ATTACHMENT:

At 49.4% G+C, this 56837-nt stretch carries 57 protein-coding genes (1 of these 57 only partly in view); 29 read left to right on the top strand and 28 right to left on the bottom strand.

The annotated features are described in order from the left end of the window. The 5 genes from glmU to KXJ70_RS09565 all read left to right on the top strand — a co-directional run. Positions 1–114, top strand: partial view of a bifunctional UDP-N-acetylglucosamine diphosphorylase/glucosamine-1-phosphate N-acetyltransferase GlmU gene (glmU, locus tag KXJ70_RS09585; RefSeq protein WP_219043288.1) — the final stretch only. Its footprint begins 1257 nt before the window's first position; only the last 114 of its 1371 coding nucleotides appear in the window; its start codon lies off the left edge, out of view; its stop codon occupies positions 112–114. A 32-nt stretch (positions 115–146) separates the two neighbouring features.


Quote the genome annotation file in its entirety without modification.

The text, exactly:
At 49.4% G+C, this 56837-nt stretch carries 57 protein-coding genes (1 of these 57 only partly in view); 29 read left to right on the top strand and 28 right to left on the bottom strand.

The annotated features are described in order from the left end of the window. The 5 genes from glmU to KXJ70_RS09565 all read left to right on the top strand — a co-directional run. Positions 1–114, top strand: partial view of a bifunctional UDP-N-acetylglucosamine diphosphorylase/glucosamine-1-phosphate N-acetyltransferase GlmU gene (glmU, locus tag KXJ70_RS09585; RefSeq protein WP_219043288.1) — the final stretch only. Its footprint begins 1257 nt before the window's first position; only the last 114 of its 1371 coding nucleotides appear in the window; its start codon lies off the left edge, out of view; its stop codon occupies positions 112–114. A 32-nt stretch (positions 115–146) separates the two neighbouring features.